I’ve decided to take the Microsoft C# exam (code 70-483), mainly because I’ve been working in C# for 6 or so years now and it would be great to see how much knowledge I have of the language. Also, we’re all taking exams at work and I don’t want to be the one left in the dust.
Because of that, I’m going to be posting my revision notes here as I prepare for the test.
I don’t have an exam date yet, but I’ll be updating once I have one.
To prepare for this exam, I’m going to be using both of the following books:
- “Programming in C# – Exam Ref 70-483” by Wouter de Kort (ISBN: 978-0-7356-7682-4)
- MCSD Certification Toolkit (Exam 70-483): Programming in C# by Tiberiu Covaci and Rod Stephens (ISBN: 978-1-1186-1209-5)
Along with the Microsoft Virtual Academy series: “Programming in C# – Jump Start”
That video series is free, by the way
Today’s topic is Threads and Parallelism, but first a little Computer Science for those who don’t know what a Thread is.
The following is going to be an over simplification of what Processes and Threads are. For a more in depth description, see the Wikipedia article on Threading [LINK]
Threads, Processes and Applications
Without Threads (more on what they are in a second), a single long running program or Application would chew up CPU time until it was complete. This would mean that your computer would be completely unresponsive until the Application was closed.
Imagine that you’re listening to an MP3 (maybe it’s a podcast, or maybe it’s just a song). Without threads, your computer/phone/whatever (delete as appropriate) wouldn’t be able to do ANYTHING else whilst the song is playing.
Lighting up the screen? Can’t be done. Moving the mouse pointer? It wont budge. Receiving a WhatsApp message? You’ll have to wait.
What modern operating systems have is a concept called a Process. A Process is a container around a single Application (in almost all instances). This means that every application on your computer/phone/toaster oven/whatever, is running inside of it’s own process.
A Process has it’s own Vistualised Memory (a virtual version of the memory in your computer). This means that each application running on your computer has it’s own memory space – so no two applications can read each others memory.
So, when you are running the application that shows you cat pictures and a separate application that’s playing a song, neither one can see the contents of the others memory. The music player can’t see the cat pictures and the cat pictures app can’t see the music that you’re playing.
This helps to avoid situations where one application will overwrite or corrupt the data used by another application. This was a common problem back in the early days of computing, because you had to manually map the memory space for your application (putting data in a space that you think wont be used by some other application) and you had no way of protecting that memory. Another application could come along and overwrite the data that you were processing in memory.
That’s a gross over simplification, but it’ll do for now.
If an Application, which is contained within a Process, crashes or locks up then only that Process crashes or locks up, rather than the whole computer.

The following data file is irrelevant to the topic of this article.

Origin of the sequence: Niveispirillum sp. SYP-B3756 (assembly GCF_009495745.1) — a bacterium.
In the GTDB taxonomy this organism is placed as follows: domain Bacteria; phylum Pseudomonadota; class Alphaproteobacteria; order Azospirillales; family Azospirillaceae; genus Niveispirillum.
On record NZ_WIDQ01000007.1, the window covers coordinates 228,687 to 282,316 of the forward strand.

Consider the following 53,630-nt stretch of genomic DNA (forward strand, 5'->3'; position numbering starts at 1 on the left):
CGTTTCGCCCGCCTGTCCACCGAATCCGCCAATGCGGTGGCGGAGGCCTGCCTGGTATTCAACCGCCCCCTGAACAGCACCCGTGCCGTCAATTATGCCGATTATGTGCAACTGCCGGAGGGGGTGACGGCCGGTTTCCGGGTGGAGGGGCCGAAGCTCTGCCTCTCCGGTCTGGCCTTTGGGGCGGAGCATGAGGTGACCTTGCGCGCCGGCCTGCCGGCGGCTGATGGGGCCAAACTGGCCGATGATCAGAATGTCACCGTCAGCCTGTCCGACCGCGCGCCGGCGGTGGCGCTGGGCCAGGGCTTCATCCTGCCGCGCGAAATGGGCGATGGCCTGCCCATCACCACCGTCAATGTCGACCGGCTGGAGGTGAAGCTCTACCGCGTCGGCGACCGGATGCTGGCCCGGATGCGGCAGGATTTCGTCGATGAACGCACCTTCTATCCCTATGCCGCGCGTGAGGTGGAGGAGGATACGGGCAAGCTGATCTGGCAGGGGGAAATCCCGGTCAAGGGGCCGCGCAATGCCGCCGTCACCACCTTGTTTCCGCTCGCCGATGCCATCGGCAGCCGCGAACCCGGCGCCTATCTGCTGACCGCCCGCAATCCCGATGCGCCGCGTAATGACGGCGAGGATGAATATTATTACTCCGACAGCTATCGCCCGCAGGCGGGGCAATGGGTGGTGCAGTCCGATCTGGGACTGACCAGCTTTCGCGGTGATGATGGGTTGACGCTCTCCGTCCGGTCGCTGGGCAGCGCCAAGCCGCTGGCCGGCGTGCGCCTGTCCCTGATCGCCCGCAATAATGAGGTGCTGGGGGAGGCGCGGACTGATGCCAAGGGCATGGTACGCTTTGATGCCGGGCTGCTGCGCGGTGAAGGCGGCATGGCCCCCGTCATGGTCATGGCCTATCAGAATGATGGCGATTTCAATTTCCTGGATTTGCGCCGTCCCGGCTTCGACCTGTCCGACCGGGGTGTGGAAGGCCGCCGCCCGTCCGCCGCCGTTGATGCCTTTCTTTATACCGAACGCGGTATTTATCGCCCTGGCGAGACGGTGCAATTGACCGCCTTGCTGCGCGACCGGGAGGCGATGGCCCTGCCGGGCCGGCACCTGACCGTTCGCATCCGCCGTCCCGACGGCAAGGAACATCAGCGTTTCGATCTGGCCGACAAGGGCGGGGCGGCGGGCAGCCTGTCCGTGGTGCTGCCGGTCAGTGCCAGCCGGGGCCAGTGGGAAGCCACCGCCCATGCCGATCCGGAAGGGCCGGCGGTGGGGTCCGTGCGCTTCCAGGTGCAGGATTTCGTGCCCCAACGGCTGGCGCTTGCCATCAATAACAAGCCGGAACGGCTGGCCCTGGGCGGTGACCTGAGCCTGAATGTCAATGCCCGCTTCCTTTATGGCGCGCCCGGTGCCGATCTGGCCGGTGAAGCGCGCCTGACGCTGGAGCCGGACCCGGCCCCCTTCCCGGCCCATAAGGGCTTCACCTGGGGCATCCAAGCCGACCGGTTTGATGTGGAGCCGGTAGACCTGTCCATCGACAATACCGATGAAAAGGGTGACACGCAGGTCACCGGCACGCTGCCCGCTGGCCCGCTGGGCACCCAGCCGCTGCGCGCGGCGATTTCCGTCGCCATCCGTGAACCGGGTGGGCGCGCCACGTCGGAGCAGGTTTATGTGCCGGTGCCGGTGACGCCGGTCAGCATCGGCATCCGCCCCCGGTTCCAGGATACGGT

If you’ve ever seen a program window go pale and your mouse pointer is replaced with a spinning timer, then you’ve seen a process lock up. Did you notice that you can still use all the other applications that are running on your computer, and even start new ones?
Well, technically it’s Threads.
Each Process runs on it’s own Thread. So what’s a Thread?
A Thread is a container for each Process. A Thread is similar to a Virtualised CPU, in that it’s completely self contained.
You can imagine a Virtualised CPU as an imaginary CPU that can be started and stopped by your operating system, and that’s (almost) exactly how they work.
The real (sometimes called Physical) CPU in your computer runs a thread for a short amount of time, before pausing it and starting another one.
Let’s say that you’re running a cat picture application, a music player and a file downloader. Your physical CPU might do something like this:
- Start or resume the thread that the cat picture application is running on
- Run the cat application for a short time
- Pause the thread that the cat picture application is running on
- Start or resume the thread that the music application is running on
- Run the music application for a short time
- Pause the thread that the music application is running on
- Start or resume the thread that the file downloader is running on
- Run the file downloader for a short time
- Pause the thread that the file downloader is running on
It does this constantly, giving you the illusion that your computer can run all three applications at the same time.
How long a thread runs for before it is paused depends on a lot of things, but it’s going to be in the somewhere in the hundreds of micro seconds for most desktop computers.
When a thread is Paused, it’s state (what the CPU was doing, the contents of the Vistualised Memory from the thread, and a bunch of other things) are saved before resuming another thread.
This process is called Context Switching, because the CPU is switching the current execution context (a cat pictures application, for example) for another (the music player application, for example).
Threads are what the operating system on your computer/phone/car/light bulb uses to utilise Parallelism.
Multiple threads (usually in the thousands) running on a single CPU is what makes this happen.
That’ll do for a basic intro to the theoretical background on Threads. I’ll post my notes for the Thread class in another blog post.